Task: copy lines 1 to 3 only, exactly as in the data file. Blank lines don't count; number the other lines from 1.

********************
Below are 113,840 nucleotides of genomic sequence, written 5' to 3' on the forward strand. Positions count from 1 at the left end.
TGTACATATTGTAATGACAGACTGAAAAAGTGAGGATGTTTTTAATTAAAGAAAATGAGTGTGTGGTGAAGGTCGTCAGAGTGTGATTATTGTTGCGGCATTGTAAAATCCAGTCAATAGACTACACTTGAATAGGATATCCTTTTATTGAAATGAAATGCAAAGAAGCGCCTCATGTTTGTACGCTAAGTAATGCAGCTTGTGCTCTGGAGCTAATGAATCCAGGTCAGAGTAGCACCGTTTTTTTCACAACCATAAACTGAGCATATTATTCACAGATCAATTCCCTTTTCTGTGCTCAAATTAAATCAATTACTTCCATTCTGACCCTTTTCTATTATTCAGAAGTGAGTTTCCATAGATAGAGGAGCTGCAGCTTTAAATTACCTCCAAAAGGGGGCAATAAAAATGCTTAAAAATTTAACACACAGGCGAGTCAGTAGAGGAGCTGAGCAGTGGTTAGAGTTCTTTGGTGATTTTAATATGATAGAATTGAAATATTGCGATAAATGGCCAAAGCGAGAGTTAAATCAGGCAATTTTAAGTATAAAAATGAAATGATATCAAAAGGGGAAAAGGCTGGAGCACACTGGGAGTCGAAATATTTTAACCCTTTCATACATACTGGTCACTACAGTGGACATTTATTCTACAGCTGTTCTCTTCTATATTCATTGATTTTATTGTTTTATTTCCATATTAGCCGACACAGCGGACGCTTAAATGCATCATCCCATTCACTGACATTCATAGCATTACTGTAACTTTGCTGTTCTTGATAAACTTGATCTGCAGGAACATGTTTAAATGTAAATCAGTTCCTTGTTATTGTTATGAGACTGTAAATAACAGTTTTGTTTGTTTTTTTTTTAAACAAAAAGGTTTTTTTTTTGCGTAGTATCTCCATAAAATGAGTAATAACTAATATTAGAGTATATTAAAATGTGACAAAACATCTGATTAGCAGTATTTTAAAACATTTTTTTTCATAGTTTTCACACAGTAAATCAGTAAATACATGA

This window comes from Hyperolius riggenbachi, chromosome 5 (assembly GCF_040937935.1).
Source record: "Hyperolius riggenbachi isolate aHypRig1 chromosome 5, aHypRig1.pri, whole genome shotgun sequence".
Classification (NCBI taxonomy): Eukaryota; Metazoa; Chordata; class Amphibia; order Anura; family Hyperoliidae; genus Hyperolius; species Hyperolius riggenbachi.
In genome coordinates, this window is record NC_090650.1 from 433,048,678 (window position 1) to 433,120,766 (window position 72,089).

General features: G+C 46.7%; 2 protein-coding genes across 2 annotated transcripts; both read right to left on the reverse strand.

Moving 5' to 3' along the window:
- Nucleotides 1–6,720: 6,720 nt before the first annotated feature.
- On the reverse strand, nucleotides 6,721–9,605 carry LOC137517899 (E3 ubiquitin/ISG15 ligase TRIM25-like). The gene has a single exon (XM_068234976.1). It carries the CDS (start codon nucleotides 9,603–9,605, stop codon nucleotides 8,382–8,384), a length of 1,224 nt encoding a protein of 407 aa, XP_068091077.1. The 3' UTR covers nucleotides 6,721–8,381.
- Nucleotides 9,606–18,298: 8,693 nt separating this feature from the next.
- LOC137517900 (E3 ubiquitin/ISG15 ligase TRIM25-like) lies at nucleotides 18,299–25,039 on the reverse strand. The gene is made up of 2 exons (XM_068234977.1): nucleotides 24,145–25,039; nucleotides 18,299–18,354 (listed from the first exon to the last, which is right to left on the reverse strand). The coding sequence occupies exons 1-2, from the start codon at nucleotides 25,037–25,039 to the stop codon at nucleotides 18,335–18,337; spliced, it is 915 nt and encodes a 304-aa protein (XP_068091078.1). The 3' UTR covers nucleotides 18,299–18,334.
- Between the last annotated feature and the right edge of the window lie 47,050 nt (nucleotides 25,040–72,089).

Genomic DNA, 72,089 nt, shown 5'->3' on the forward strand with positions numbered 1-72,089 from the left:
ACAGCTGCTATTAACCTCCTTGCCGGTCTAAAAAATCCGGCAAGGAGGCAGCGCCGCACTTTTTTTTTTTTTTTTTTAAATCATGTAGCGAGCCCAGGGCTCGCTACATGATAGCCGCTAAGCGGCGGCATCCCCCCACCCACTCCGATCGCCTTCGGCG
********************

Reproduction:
Below are 113,840 nucleotides of genomic sequence, written 5' to 3' on the forward strand. Positions count from 1 at the left end.
TGTACATATTGTAATGACAGACTGAAAAAGTGAGGATGTTTTTAATTAAAGAAAATGAGTGTGTGGTGAAGGTCGTCAGAGTGTGATTATTGTTGCGGCATTGTAAAATCCAGTCAATAGACTACACTTGAATAGGATATCCTTTTATTGAAATGAAATGCAAAGAAGCGCCTCATGTTTGTACGCTAAGTAATGCAGCTTGTGCTCTGGAGCTAATGAATCCAGGTCAGAGTAGCACCGTTTTTTTCACAACCATAAACTGAGCATATTATTCACAGATCAATTCCCTTTTCTGTGCTCAAATTAAATCAATTACTTCCATTCTGACCCTTTTCTATTATTCAGAAGTGAGTTTCCATAGATAGAGGAGCTGCAGCTTTAAATTACCTCCAAAAGGGGGCAATAAAAATGCTTAAAAATTTAACACACAGGCGAGTCAGTAGAGGAGCTGAGCAGTGGTTAGAGTTCTTTGGTGATTTTAATATGATAGAATTGAAATATTGCGATAAATGGCCAAAGCGAGAGTTAAATCAGGCAATTTTAAGTATAAAAATGAAATGATATCAAAAGGGGAAAAGGCTGGAGCACACTGGGAGTCGAAATATTTTAACCCTTTCATACATACTGGTCACTACAGTGGACATTTATTCTACAGCTGTTCTCTTCTATATTCATTGATTTTATTGTTTTATTTCCATATTAGCCGACACAGCGGACGCTTAAATGCATCATCCCATTCACTGACATTCATAGCATTACTGTAACTTTGCTGTTCTTGATAAACTTGATCTGCAGGAACATGTTTAAATGTAAATCAGTTCCTTGTTATTGTTATGAGACTGTAAATAACAGTTTTGTTTGTTTTTTTTTTAAACAAAAAGGTTTTTTTTTTGCGTAGTATCTCCATAAAATGAGTAATAACTAATATTAGAGTATATTAAAATGTGACAAAACATCTGATTAGCAGTATTTTAAAACATTTTTTTTCATAGTTTTCACACAGTAAATCAGTAAATACATGA

This window comes from Hyperolius riggenbachi, chromosome 5 (assembly GCF_040937935.1).